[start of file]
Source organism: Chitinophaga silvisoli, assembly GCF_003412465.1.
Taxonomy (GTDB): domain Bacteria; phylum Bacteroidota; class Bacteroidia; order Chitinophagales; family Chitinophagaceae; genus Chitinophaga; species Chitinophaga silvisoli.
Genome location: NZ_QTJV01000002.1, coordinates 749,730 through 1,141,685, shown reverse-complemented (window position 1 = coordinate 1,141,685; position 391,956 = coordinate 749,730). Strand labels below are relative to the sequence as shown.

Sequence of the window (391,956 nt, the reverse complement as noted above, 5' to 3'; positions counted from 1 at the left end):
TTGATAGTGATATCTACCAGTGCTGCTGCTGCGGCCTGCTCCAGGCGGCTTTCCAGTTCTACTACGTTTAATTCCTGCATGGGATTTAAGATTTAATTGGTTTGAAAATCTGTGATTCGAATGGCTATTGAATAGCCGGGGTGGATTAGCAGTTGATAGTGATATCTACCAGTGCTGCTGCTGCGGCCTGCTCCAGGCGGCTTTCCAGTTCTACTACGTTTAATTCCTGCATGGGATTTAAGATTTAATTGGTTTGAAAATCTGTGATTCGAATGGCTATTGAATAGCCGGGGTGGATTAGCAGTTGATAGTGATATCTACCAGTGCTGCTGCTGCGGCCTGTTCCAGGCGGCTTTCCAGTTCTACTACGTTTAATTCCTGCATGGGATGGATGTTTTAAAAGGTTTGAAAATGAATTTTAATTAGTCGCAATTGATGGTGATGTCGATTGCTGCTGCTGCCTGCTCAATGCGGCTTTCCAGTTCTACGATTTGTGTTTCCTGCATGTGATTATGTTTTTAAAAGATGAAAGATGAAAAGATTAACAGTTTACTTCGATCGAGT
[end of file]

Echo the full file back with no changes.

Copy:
Source organism: Chitinophaga silvisoli, assembly GCF_003412465.1.
Taxonomy (GTDB): domain Bacteria; phylum Bacteroidota; class Bacteroidia; order Chitinophagales; family Chitinophagaceae; genus Chitinophaga; species Chitinophaga silvisoli.
Genome location: NZ_QTJV01000002.1, coordinates 749,730 through 1,141,685, shown reverse-complemented (window position 1 = coordinate 1,141,685; position 391,956 = coordinate 749,730). Strand labels below are relative to the sequence as shown.

Sequence of the window (391,956 nt, the reverse complement as noted above, 5' to 3'; positions counted from 1 at the left end):
TTGATAGTGATATCTACCAGTGCTGCTGCTGCGGCCTGCTCCAGGCGGCTTTCCAGTTCTACTACGTTTAATTCCTGCATGGGATTTAAGATTTAATTGGTTTGAAAATCTGTGATTCGAATGGCTATTGAATAGCCGGGGTGGATTAGCAGTTGATAGTGATATCTACCAGTGCTGCTGCTGCGGCCTGCTCCAGGCGGCTTTCCAGTTCTACTACGTTTAATTCCTGCATGGGATTTAAGATTTAATTGGTTTGAAAATCTGTGATTCGAATGGCTATTGAATAGCCGGGGTGGATTAGCAGTTGATAGTGATATCTACCAGTGCTGCTGCTGCGGCCTGTTCCAGGCGGCTTTCCAGTTCTACTACGTTTAATTCCTGCATGGGATGGATGTTTTAAAAGGTTTGAAAATGAATTTTAATTAGTCGCAATTGATGGTGATGTCGATTGCTGCTGCTGCCTGCTCAATGCGGCTTTCCAGTTCTACGATTTGTGTTTCCTGCATGTGATTATGTTTTTAAAAGATGAAAGATGAAAAGATTAACAGTTTACTTCGATCGAGT